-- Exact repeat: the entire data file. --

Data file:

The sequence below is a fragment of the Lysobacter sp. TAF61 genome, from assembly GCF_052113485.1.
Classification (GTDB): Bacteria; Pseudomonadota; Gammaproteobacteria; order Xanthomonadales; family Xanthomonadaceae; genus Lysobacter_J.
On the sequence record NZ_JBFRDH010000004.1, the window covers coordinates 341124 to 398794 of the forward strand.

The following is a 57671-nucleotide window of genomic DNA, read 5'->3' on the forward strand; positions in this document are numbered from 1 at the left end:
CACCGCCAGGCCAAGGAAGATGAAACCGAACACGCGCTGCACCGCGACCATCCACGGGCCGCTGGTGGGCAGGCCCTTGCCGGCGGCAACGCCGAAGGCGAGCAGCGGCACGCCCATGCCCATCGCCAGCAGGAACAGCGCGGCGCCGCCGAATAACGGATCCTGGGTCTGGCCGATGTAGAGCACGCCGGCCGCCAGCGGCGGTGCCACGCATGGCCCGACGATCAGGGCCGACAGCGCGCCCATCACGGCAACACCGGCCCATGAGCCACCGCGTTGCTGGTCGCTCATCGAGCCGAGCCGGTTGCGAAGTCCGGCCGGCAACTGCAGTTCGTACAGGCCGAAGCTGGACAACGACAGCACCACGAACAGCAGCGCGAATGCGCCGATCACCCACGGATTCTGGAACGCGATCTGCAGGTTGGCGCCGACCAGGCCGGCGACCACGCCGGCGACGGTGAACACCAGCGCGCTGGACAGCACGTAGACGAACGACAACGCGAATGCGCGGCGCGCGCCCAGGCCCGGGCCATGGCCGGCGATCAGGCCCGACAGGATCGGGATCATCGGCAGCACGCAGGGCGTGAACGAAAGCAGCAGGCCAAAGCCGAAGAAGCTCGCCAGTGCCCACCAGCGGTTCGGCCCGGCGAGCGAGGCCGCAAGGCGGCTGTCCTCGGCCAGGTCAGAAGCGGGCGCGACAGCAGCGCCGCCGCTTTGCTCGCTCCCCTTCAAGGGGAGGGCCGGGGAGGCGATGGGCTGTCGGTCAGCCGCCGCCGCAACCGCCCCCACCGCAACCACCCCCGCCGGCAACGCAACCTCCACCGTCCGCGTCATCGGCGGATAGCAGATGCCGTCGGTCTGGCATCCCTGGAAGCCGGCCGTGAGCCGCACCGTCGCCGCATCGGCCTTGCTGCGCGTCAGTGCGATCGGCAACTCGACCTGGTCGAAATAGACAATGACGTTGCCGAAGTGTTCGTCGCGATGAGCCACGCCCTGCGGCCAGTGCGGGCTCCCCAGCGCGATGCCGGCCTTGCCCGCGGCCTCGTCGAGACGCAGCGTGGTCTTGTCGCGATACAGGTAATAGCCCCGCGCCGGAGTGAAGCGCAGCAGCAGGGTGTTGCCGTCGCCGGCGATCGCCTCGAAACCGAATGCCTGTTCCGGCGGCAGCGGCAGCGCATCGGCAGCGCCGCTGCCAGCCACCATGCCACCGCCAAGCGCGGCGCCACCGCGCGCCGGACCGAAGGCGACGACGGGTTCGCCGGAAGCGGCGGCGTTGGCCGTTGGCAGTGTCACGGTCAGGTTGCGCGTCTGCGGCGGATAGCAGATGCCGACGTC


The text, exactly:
The sequence below is a fragment of the Lysobacter sp. TAF61 genome, from assembly GCF_052113485.1.
Classification (GTDB): Bacteria; Pseudomonadota; Gammaproteobacteria; order Xanthomonadales; family Xanthomonadaceae; genus Lysobacter_J.
On the sequence record NZ_JBFRDH010000004.1, the window covers coordinates 341124 to 398794 of the forward strand.

The following is a 57671-nucleotide window of genomic DNA, read 5'->3' on the forward strand; positions in this document are numbered from 1 at the left end:
CACCGCCAGGCCAAGGAAGATGAAACCGAACACGCGCTGCACCGCGACCATCCACGGGCCGCTGGTGGGCAGGCCCTTGCCGGCGGCAACGCCGAAGGCGAGCAGCGGCACGCCCATGCCCATCGCCAGCAGGAACAGCGCGGCGCCGCCGAATAACGGATCCTGGGTCTGGCCGATGTAGAGCACGCCGGCCGCCAGCGGCGGTGCCACGCATGGCCCGACGATCAGGGCCGACAGCGCGCCCATCACGGCAACACCGGCCCATGAGCCACCGCGTTGCTGGTCGCTCATCGAGCCGAGCCGGTTGCGAAGTCCGGCCGGCAACTGCAGTTCGTACAGGCCGAAGCTGGACAACGACAGCACCACGAACAGCAGCGCGAATGCGCCGATCACCCACGGATTCTGGAACGCGATCTGCAGGTTGGCGCCGACCAGGCCGGCGACCACGCCGGCGACGGTGAACACCAGCGCGCTGGACAGCACGTAGACGAACGACAACGCGAATGCGCGGCGCGCGCCCAGGCCCGGGCCATGGCCGGCGATCAGGCCCGACAGGATCGGGATCATCGGCAGCACGCAGGGCGTGAACGAAAGCAGCAGGCCAAAGCCGAAGAAGCTCGCCAGTGCCCACCAGCGGTTCGGCCCGGCGAGCGAGGCCGCAAGGCGGCTGTCCTCGGCCAGGTCAGAAGCGGGCGCGACAGCAGCGCCGCCGCTTTGCTCGCTCCCCTTCAAGGGGAGGGCCGGGGAGGCGATGGGCTGTCGGTCAGCCGCCGCCGCAACCGCCCCCACCGCAACCACCCCCGCCGGCAACGCAACCTCCACCGTCCGCGTCATCGGCGGATAGCAGATGCCGTCGGTCTGGCATCCCTGGAAGCCGGCCGTGAGCCGCACCGTCGCCGCATCGGCCTTGCTGCGCGTCAGTGCGATCGGCAACTCGACCTGGTCGAAATAGACAATGACGTTGCCGAAGTGTTCGTCGCGATGAGCCACGCCCTGCGGCCAGTGCGGGCTCCCCAGCGCGATGCCGGCCTTGCCCGCGGCCTCGTCGAGACGCAGCGTGGTCTTGTCGCGATACAGGTAATAGCCCCGCGCCGGAGTGAAGCGCAGCAGCAGGGTGTTGCCGTCGCCGGCGATCGCCTCGAAACCGAATGCCTGTTCCGGCGGCAGCGGCAGCGCATCGGCAGCGCCGCTGCCAGCCACCATGCCACCGCCAAGCGCGGCGCCACCGCGCGCCGGACCGAAGGCGACGACGGGTTCGCCGGAAGCGGCGGCGTTGGCCGTTGGCAGTGTCACGGTCAGGTTGCGCGTCTGCGGCGGATAGCAGATGCCGACGTC